Physical and Visual Clues of Financial Organization

Today’s blog is dedicated to my Grandma Lois, who’s birthday is today, June 22. She’d be 114 if she were still alive. It was she who taught me how to balance my checkbook when I was 18 years old; we sat at her very organized desk as she led me through the practice of reviewing my bank statement and filling out the reconciliation form on the back. Little did I know, way back then, that the skills she taught me, and the values she instilled in me would be the foundation of the work I love today.

Financial Organization is Physical

Last time we tackled organizing the small spaces we carry around with us like our wallets, purses and briefcases. One area that I find that often hinders my clients to financial organization is the physical space where they manage their finances. Some lucky clients have a room dedicated to a home office, complete with filing cabinet, desk and bookshelves. Others have limited space, and they need something small and portable. Regardless of your space situation, keeping things simple and uncluttered is the key.

According to the National Association of Professional Organizers (NAPO), “there are no cookie-cutter solutions to any organizing issue because we are all unique. ” That’s why one organizational system works wonders for one person but fails miserably for another. NAPO describes getting organized as a journey, one that requires an investment of time and self-reflection.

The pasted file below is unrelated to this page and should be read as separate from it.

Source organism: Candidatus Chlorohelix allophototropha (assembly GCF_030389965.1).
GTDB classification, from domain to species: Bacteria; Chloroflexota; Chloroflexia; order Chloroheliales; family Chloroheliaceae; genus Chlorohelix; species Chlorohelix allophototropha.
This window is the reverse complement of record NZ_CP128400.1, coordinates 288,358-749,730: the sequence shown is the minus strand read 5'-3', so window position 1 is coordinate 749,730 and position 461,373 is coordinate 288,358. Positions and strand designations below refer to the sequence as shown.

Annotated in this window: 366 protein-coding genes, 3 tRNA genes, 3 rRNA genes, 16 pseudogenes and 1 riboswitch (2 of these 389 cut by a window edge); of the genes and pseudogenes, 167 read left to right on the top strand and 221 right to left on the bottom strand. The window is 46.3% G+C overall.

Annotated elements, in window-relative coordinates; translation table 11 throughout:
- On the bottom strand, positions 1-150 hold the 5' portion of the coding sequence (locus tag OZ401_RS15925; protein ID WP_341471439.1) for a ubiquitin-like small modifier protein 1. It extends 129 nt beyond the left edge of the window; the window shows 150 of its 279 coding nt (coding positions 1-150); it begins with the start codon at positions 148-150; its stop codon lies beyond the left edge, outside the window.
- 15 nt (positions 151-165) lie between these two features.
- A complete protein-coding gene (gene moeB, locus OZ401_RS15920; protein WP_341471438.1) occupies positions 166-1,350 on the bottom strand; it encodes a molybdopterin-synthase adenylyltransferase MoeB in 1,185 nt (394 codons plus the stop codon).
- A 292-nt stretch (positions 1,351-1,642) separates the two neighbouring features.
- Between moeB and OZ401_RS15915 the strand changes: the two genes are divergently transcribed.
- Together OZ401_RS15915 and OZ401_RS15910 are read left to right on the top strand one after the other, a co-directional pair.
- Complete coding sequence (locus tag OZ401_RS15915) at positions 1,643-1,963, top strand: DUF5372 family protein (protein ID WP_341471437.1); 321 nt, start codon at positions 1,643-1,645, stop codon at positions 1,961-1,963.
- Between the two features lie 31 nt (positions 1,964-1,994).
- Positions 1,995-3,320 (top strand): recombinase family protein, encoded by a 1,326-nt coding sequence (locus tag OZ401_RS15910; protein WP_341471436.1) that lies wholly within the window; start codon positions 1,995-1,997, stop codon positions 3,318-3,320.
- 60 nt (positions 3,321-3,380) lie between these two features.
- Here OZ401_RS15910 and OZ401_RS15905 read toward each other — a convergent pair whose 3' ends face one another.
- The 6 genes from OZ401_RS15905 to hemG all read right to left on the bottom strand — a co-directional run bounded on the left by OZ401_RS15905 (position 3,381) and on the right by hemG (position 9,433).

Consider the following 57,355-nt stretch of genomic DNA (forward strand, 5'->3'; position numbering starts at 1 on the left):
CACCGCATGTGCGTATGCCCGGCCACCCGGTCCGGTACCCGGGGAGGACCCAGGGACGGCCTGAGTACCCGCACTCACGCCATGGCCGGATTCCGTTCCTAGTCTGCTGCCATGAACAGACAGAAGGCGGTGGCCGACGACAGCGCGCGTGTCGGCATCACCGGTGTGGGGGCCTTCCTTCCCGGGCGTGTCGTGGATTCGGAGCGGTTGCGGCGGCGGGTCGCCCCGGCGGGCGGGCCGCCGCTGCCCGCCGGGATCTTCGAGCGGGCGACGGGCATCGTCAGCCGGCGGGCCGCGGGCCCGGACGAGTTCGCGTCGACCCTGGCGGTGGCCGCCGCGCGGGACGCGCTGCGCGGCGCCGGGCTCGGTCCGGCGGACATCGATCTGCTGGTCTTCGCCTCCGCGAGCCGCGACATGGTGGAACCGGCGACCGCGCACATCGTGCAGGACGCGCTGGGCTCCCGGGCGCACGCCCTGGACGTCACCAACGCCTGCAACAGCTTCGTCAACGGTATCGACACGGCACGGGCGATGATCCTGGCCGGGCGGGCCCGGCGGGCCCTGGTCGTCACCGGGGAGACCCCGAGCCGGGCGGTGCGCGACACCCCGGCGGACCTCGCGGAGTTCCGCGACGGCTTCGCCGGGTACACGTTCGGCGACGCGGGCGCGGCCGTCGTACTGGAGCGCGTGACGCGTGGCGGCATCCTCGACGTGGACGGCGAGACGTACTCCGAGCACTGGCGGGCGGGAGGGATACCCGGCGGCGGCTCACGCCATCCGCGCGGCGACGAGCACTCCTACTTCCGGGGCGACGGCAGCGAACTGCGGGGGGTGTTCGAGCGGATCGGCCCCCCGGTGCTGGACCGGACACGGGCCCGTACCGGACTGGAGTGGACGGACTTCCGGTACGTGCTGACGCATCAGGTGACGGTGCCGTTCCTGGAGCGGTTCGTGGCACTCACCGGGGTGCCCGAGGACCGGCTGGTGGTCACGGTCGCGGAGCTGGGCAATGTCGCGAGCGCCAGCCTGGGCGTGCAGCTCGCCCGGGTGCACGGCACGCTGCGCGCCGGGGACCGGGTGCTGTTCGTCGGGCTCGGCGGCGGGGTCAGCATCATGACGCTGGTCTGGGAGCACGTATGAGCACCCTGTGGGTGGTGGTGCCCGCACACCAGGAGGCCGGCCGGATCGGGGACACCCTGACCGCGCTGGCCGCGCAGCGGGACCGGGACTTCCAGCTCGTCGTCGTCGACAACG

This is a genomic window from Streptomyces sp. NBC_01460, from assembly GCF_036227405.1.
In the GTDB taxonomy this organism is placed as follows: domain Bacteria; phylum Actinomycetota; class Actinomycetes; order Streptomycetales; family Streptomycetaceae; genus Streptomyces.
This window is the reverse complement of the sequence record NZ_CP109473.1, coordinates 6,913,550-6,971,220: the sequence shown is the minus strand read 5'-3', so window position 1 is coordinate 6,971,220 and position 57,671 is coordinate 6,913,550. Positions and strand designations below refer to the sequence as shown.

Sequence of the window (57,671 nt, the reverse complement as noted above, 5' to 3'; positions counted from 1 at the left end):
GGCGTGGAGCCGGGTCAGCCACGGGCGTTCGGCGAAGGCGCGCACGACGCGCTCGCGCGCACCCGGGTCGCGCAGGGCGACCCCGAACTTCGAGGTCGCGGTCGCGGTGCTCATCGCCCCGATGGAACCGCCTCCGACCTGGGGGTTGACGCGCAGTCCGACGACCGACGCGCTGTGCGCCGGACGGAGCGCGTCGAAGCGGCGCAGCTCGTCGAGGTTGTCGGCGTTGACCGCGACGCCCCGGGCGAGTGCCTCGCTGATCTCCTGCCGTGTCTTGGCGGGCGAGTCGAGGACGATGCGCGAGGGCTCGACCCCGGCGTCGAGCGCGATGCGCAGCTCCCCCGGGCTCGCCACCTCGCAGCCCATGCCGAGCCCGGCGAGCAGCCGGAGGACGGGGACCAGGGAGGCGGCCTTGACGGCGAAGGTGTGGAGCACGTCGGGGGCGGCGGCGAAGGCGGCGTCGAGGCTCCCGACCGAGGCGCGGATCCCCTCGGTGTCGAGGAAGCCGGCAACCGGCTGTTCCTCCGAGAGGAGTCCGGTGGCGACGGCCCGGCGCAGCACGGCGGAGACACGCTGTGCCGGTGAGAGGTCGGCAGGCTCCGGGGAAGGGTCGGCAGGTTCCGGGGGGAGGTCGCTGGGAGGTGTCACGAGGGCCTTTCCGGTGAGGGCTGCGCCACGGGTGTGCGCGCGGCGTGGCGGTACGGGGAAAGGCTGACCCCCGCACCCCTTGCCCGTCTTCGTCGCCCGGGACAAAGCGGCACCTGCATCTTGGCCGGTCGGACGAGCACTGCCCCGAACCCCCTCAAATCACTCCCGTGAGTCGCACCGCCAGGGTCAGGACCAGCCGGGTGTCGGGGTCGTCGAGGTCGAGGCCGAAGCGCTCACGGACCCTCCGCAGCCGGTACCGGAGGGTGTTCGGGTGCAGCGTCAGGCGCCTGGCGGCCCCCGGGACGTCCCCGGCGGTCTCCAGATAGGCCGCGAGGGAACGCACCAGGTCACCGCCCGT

• What does your current space say about your financial organization journey?
  • How does it make you feel?
  • What gets in your way?
  • What’s working?
  • What can you eliminate?
  • What do you need to add?

Financial Organization is Visual

Take some time to visualize the space you really want. Imagine paying your bills and other financially related tasks. How does that make you feel? Write it down, as those feelings will give you clues to how your physical space can support your financial organization journey.

If you get seriously stuck, then it’s time to call in a professional. There are 4,200 professional organizers to choose from, and you start by using NAPO’s website to search by zip code.

I can’t emphasize enough the importance of an organized and uncluttered space to work in. Visual clutter is even a study topic at MIT, where they are developing ways to measure it! If you need more ideas on how to tackle that office clutter, check out this article by Janet Taylor on 25 Tips to keep your office organized and running smoothly.

Do you have any organizing tips to share? How have they helped you to a more financially organized life?

1 comment

  1. Thanks for this very interesting post. Oh, this is so, so true about the physical space.

    My tip? Use a Brother labeler for the tabs on any and all files. When I first read that tip in David Allen’s book Getting Things Done, I thought it was ridiculously fussy and time consuming, not to mention expensive (the tape is pricey!), but because all of his other advice was so good, I tried it and found it wonderfully calming– the labels are so easy to read! It’s as if, by being machine-printed (and therefore quite perfect) the letters take all the effort out of looking at them.


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